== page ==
The Illinois Supreme Court will leave the Illinois Supreme Court Building in Springfield behind for a day to hear oral arguments at Lewis and Clark Community College in Godfrey.
The Supreme Court will hear arguments in two cases starting at 10:30 a.m., on Wednesday, Sept.18, in the Hatheway Cultural Center, located at 5800 Godfrey Road, Godfrey.
“Moving beyond the courthouse to hear arguments at other locations throughout the state has become an integral part of the Court’s ongoing efforts to educate the public on the critical work we do. At a time when so much of government seems so erratic, it is especially important for citizens to understand the vital role played by the judicial system in protecting the foundations of our democracy and affirming individual rights and responsibilities,” Illinois Supreme Court Chief Justice Lloyd A. Karmeier (shown) said.
“Few things bring that lesson home as powerfully as witnessing an actual court hearing. We recognize how hard it is for most people to make it to Springfield to attend a regular session of the Supreme Court, so we have resolved to bring the Court to the people on a regular basis through proceedings like this one. It seems to be catching on. In fact, the Lewis and Clark proceedings promise to be our most popular so far. We are expecting more than 900 attendees, including an especially high number of local students. My colleagues and I are looking forward to welcoming them in Godfrey next month.”
The upcoming arguments at Lewis and Clark Community College will be the Court’s first road trip since March 15, 2018, when arguments were heard at the University of Illinois at Urbana–Champaign.
Students and teachers from local schools have been invited to participate in the September 18 program either by attending the arguments live, or watching via a live stream at https://livestream.com/blueroomstream/events/8787968.
“By bringing the live court cases to Lewis and Clark Community College, the Illinois State Supreme Court is modeling democracy and the rule of law in action for students and the community to witness,” Lewis and Clark President Dale Chapman said. “This is a very unique and powerful lesson to witness, and we are thrilled to be partnering with the Supreme Court to provide this opportunity for our area residents.”
A limited number of public tickets for the event are available. Contact John Lupton at email@example.com to request tickets. Those who have reserved tickets are
asked to arrive early as doors will open at 8:30 a.m. and all guests must be seated by 10 a.m. A question and answer session will follow the oral arguments.
The Supreme Court on Sept. 18 will hear arguments in the cases of People v. Morger and Dew-Becker v. Andrew Wu. Legal briefs in both cases have been posted to the Court’s website at http://www.illinoiscourts.gov/SupremeCourt/Docket/default.asp.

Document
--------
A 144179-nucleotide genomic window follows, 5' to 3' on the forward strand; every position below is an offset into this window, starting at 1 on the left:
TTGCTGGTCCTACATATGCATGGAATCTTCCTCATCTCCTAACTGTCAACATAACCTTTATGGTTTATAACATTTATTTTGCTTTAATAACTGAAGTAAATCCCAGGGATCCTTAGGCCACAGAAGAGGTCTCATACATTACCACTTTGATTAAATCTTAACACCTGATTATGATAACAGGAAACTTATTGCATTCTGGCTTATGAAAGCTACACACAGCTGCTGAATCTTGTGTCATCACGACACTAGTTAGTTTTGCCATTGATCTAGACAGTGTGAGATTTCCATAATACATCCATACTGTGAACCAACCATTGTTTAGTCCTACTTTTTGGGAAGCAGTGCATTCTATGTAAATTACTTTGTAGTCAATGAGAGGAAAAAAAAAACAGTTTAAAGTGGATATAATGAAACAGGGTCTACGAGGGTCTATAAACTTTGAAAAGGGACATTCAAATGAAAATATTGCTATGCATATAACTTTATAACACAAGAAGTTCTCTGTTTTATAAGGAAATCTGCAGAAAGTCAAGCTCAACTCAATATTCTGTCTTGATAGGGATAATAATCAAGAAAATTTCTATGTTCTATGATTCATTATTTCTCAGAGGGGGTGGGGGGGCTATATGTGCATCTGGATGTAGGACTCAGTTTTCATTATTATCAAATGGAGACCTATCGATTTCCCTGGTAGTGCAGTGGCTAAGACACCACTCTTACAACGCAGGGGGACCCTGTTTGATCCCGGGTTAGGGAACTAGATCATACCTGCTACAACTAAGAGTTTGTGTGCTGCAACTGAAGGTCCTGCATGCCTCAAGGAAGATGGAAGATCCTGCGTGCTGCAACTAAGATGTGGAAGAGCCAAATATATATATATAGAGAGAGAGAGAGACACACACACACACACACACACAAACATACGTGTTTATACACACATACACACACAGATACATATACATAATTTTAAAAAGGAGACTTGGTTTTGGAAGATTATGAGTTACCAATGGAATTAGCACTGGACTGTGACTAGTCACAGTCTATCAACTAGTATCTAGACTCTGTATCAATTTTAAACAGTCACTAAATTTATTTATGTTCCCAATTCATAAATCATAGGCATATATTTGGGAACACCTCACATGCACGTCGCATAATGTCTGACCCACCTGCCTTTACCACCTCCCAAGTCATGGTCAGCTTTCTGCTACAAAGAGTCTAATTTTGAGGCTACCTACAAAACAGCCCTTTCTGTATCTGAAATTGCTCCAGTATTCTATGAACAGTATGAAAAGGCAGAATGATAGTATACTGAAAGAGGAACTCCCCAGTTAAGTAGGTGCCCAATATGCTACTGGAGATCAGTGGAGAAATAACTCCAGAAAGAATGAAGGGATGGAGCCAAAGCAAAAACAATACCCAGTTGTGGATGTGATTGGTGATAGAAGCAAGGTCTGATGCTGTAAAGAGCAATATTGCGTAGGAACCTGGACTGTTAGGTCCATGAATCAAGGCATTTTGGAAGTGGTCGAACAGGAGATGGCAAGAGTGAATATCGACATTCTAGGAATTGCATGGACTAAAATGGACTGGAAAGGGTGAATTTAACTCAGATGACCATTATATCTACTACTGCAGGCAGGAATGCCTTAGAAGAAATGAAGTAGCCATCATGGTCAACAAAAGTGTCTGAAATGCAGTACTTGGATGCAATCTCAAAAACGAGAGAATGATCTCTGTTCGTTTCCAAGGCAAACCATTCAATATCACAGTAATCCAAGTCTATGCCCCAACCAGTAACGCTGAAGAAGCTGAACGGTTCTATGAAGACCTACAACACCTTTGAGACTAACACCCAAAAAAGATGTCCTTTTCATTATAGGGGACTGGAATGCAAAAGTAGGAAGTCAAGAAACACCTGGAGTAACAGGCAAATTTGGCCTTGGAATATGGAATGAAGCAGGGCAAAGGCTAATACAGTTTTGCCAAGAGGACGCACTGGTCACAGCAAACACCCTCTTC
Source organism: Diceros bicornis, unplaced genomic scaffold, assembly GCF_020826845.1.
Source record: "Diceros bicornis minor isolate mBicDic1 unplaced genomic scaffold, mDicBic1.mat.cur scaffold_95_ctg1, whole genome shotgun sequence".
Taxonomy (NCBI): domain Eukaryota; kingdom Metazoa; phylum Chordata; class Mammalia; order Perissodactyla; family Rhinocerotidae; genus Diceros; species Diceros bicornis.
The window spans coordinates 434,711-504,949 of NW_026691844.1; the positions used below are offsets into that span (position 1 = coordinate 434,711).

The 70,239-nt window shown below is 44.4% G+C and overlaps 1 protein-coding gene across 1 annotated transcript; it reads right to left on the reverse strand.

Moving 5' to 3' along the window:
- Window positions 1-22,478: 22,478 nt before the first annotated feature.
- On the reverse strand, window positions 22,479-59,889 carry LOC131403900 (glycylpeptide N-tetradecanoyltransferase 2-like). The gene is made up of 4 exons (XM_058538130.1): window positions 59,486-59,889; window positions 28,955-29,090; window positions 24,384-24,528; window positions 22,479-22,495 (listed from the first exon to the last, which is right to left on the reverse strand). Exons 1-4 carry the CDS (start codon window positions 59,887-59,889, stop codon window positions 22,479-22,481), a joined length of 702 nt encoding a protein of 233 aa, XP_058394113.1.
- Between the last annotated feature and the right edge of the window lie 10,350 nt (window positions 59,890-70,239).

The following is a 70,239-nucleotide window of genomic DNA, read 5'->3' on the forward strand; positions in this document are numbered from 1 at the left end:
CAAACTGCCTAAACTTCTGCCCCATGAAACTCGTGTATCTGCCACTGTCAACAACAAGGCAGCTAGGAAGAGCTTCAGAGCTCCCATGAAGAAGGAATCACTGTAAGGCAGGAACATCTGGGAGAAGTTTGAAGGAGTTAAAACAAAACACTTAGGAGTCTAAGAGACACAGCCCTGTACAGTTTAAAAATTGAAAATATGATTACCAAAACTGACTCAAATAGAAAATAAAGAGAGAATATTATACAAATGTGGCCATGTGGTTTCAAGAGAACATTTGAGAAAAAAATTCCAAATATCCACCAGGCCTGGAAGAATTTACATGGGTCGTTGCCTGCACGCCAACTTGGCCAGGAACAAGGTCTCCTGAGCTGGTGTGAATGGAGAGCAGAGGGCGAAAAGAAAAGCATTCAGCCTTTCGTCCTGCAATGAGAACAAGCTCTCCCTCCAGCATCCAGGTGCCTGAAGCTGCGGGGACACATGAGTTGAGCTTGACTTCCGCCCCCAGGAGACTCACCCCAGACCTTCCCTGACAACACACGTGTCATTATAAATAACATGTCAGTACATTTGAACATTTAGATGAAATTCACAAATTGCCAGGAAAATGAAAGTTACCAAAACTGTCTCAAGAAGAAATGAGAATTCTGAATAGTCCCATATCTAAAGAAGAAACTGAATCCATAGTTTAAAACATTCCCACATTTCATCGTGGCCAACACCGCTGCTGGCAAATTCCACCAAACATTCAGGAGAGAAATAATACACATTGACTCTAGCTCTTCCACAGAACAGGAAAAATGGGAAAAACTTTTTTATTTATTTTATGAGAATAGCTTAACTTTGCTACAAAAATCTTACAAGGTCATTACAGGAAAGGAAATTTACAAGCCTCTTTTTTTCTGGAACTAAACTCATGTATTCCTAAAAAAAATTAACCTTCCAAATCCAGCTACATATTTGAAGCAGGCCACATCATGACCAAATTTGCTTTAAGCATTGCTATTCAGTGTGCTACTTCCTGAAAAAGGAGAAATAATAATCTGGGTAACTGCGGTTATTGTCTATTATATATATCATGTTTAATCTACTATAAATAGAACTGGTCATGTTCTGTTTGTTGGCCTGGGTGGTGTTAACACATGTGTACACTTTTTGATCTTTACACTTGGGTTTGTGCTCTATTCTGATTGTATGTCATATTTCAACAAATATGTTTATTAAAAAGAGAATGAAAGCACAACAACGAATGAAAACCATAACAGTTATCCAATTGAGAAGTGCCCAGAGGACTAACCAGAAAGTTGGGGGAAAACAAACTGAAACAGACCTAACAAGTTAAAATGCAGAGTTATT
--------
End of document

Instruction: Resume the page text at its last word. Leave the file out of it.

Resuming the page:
In People v. Morger, the defendant was convicted of criminal sexual abuse and aggravated criminal sexual abuse and sentenced to a term of probation. A condition of the defendant’s probation is that he cannot access “social networking websites,” as defined in the Illinois Criminal Code of 2012. The issue in this case is whether this condition of probation violates the free speech clause of the first amendment.
The defendant is arguing that this condition of probation violates the first amendment in light of a recent U.S. Supreme Court decision, Packingham v. North Carolina. In Packingham, the U.S. Supreme Court struck down a North Carolina statute that banned registered sex offenders from accessing commercial social networking websites, concluding that the statute “enacts a prohibition unprecedented in the scope of First Amendment speech it burdens” and “bars access to what for many are the principal sources for knowing current events, checking ads for employment, speaking and listening in the modern public square, and otherwise exploring the vast realms of human thought and knowledge.”
The State is arguing that the Packingham case did not involve probationers and that because probationers may be subject to restrictions on their constitutional rights, this condition of probation does not violate the first amendment.
The Dew-Becker v. Wu case involves a bet placed between plaintiff and defendant through the fantasy sports website FanDuel. The plaintiff filed a small claims action against defendant seeking to recover $100 that plaintiff lost as a result of the bet. The plaintiff’s claim is based on the Illinois Loss Recovery Act, which allows “[a]ny person who by gambling shall lose to any other person, any sum of money or thing of value, amounting to the sum of $50 or more” to “sue for and recover the money or other thing of value in a civil action against the winner thereof.”
The trial court ruled that the Act does not allow recovery when the bet is conducted through a third-party website, such as FanDuel, rather than a wager directly between two people. The appellate court affirmed the trial court’s ruling.
The plaintiff is arguing that the plain language of the Act does not contain any exclusion in a case where the wager is facilitated by a third party such as FanDuel.
The program is sponsored by the Illinois Supreme Court, the Administrative Office of the Illinois Courts, the Supreme Court Historic Preservation Commission, Lewis and Clark Community College and the Illinois State Bar Association. Attorneys and judges from the Madison and St. Clair County Bar Associations are providing instruction to local students on the cases.